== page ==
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Monday, Jun 05, 2006

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Market may see an end to downtrend


Recent nervousness stemmed from overplay of momentum game

If macro investment moves reflect collective psychology, then long-term investors are likely to turn the tap on and call an end to the bearish sentiment for the short run.

BUSY DAY: A file picture of one of the recent crashing days at SMC Investments Solutions and Services, a share trading house in Kolkata - A. Roy Chowdhury

This week the downward drifting in the domestic market may halt. After about a month-long valuation readjustment phase, compulsions for buying seem to have grown more than for selling. Opportunity cost has gone up substantially on Dalal Street in the recent weeks of correction.

If macro investment moves reflect collective psychology, then long-term investors are likely to turn the tap on and call an end to the bearish sentiment for the short run.

Continuation of a herd mentality - profit taking or remaining largely in cash - does not help in a falling market after a point. When everyone booked profit at every bounce-back and looked for an elusive bottom-out level at the same time, prices dipped. The negative sentiment has hurt everyone in the process.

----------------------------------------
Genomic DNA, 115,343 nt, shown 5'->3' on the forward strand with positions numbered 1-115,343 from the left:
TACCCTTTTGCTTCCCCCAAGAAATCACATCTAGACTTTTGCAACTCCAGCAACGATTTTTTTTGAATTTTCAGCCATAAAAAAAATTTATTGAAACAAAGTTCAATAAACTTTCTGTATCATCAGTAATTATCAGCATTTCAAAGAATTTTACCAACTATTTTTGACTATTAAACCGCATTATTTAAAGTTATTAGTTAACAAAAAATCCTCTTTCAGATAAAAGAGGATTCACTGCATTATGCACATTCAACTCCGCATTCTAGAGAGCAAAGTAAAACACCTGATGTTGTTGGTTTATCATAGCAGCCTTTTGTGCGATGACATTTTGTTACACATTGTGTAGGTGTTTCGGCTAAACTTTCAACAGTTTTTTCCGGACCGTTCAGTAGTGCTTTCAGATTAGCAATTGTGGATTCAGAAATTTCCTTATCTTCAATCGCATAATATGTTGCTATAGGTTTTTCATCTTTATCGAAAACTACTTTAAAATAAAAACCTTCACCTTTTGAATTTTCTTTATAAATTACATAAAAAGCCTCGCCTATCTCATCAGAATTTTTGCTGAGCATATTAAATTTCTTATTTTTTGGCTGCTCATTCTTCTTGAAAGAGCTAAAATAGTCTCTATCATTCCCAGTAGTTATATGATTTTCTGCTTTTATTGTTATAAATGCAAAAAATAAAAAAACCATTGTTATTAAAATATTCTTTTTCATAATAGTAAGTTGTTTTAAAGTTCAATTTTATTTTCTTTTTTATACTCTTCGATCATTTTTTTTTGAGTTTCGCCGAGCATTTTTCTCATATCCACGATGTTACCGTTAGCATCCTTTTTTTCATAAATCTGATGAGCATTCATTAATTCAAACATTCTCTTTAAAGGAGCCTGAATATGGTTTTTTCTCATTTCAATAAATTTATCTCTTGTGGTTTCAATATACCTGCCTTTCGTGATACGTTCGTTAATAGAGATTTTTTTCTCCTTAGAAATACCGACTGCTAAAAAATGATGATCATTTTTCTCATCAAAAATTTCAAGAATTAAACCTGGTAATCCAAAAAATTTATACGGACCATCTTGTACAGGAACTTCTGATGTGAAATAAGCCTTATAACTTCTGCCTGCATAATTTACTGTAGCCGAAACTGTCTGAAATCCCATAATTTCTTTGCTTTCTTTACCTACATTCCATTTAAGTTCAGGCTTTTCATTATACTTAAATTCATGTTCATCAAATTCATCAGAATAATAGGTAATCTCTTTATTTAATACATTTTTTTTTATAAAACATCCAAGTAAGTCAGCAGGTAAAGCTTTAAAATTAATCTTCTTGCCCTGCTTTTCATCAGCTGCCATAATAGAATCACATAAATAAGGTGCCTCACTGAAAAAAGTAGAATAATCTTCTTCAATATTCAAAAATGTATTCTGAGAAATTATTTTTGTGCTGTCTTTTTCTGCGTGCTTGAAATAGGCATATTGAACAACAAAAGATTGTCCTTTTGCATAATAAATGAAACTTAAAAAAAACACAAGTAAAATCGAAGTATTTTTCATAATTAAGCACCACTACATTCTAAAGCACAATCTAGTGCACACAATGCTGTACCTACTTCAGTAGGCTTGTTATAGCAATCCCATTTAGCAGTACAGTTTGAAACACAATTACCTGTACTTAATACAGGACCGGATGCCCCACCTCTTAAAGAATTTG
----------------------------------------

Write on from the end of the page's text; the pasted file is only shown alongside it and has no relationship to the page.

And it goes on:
Though, domestic investors collectively did not match up to the volume of unloading by the overseas investors last week, Friday's sharp upswing in the Sensex indicated it was no longer paying for the FIIs too.

Theoretically, liquidity meant for the equities was not in short supply, the supply of stocks outstripped demand. But it became clear that psychologically, domestic investors, including mutual funds, financial institutions, high net-worth individuals and corporate treasuries, were not fully ready to take the opportunity provided by the falling market P/E.

Data provided by the SEBI suggests that in 15 trading days - from May 11 to May 31 - FIIs were net sellers to the tune of Rs 11,953.70 crore. Local mutual funds, during the same time pumped in net investments of Rs 7,030 crore.

The current investment trend, pursued by these two major groups of players, points to the fact that the so-called long-term investors are not necessarily long-term. Lack of conviction in fundamentals is one of the reasons. But, more importantly, a culture of timing the market has taken roots on the Street.

Momentum game

In the last three years, the Indian benchmark appreciated four-fold as the growth discounting became the buzzword. However, momentum play had overshot the fundamentals.

The recent nervousness stemmed largely from overplay of the momentum game and to an extent, psychological over-dependence on the overseas liquidity flow.

After roughly a 20-per cent fall (from the peak) in the benchmark index, many overseas fund managers are again finding its current valuation difficult to resist.

India may not immediately turn overweight for those who have officially downgraded it underweight.

But, short-term players are likely to place bets again reversing the trend in the immediate term. Promoters of the "India story" are likely to find an easy excuse in the GDP growth numbers. It's just a matter of time. Or, perhaps, timing?

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